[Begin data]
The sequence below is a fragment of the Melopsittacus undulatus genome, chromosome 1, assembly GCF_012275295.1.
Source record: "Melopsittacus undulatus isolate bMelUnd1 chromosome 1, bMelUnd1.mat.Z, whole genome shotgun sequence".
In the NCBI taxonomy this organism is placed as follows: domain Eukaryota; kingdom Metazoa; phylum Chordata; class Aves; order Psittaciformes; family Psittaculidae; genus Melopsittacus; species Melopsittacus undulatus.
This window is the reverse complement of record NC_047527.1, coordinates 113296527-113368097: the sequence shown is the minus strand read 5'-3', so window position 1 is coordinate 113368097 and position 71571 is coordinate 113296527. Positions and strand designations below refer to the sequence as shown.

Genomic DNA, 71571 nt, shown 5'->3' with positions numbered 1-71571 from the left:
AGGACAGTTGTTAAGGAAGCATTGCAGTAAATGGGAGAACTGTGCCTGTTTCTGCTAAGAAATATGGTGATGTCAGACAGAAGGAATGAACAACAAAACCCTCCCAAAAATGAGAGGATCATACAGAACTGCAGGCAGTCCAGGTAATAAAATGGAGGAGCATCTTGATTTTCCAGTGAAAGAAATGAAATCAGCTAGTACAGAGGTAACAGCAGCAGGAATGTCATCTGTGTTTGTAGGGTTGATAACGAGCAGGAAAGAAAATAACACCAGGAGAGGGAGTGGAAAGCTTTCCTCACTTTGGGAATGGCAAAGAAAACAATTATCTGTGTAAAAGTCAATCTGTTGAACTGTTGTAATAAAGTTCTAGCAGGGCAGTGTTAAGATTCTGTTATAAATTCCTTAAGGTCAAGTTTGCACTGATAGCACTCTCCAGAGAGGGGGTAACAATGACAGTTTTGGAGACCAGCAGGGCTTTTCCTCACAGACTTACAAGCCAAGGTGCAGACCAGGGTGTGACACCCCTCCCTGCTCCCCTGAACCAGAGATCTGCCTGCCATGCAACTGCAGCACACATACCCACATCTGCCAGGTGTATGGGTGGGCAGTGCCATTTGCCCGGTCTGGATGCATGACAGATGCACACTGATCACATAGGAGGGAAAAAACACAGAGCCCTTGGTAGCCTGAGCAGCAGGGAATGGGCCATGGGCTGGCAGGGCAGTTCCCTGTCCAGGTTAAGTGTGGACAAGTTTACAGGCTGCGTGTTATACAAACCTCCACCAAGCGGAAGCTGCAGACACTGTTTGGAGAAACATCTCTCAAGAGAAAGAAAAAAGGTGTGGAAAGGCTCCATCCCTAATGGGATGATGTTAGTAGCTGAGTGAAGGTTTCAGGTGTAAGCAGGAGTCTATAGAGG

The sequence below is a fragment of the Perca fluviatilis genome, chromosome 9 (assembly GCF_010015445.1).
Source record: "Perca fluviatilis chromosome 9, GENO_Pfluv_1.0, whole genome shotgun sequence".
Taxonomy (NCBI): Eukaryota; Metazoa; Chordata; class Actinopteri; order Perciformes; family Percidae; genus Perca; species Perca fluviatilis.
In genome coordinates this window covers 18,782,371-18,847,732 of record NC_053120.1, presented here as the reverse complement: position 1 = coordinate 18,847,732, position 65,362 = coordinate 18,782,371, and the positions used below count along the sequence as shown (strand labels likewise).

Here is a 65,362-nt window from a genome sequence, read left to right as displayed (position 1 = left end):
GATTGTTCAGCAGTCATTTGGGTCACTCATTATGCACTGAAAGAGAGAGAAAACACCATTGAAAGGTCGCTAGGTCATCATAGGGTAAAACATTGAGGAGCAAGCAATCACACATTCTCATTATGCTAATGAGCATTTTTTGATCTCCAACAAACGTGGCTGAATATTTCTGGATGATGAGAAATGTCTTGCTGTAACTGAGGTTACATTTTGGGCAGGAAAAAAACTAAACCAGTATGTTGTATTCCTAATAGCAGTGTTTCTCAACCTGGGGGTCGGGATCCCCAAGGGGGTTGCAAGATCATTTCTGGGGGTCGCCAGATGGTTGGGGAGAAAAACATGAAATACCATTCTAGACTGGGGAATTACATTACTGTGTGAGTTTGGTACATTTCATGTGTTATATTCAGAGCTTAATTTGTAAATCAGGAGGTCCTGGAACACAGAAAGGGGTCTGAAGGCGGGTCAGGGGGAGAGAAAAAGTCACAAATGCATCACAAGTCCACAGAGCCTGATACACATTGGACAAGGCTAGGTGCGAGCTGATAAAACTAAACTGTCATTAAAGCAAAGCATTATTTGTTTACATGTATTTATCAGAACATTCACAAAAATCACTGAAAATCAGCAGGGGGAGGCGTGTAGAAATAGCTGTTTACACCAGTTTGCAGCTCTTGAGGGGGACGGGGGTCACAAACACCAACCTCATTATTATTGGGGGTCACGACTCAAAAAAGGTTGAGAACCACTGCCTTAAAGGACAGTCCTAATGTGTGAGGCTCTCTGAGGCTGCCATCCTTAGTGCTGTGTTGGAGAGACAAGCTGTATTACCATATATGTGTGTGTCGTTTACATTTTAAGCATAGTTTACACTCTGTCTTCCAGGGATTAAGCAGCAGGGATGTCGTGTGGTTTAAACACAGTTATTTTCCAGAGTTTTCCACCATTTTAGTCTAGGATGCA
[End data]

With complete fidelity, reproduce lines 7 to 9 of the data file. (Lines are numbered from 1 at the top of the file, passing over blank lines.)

The sequence below is a fragment of the Perca fluviatilis genome, chromosome 9 (assembly GCF_010015445.1).
Source record: "Perca fluviatilis chromosome 9, GENO_Pfluv_1.0, whole genome shotgun sequence".
Taxonomy (NCBI): Eukaryota; Metazoa; Chordata; class Actinopteri; order Perciformes; family Percidae; genus Perca; species Perca fluviatilis.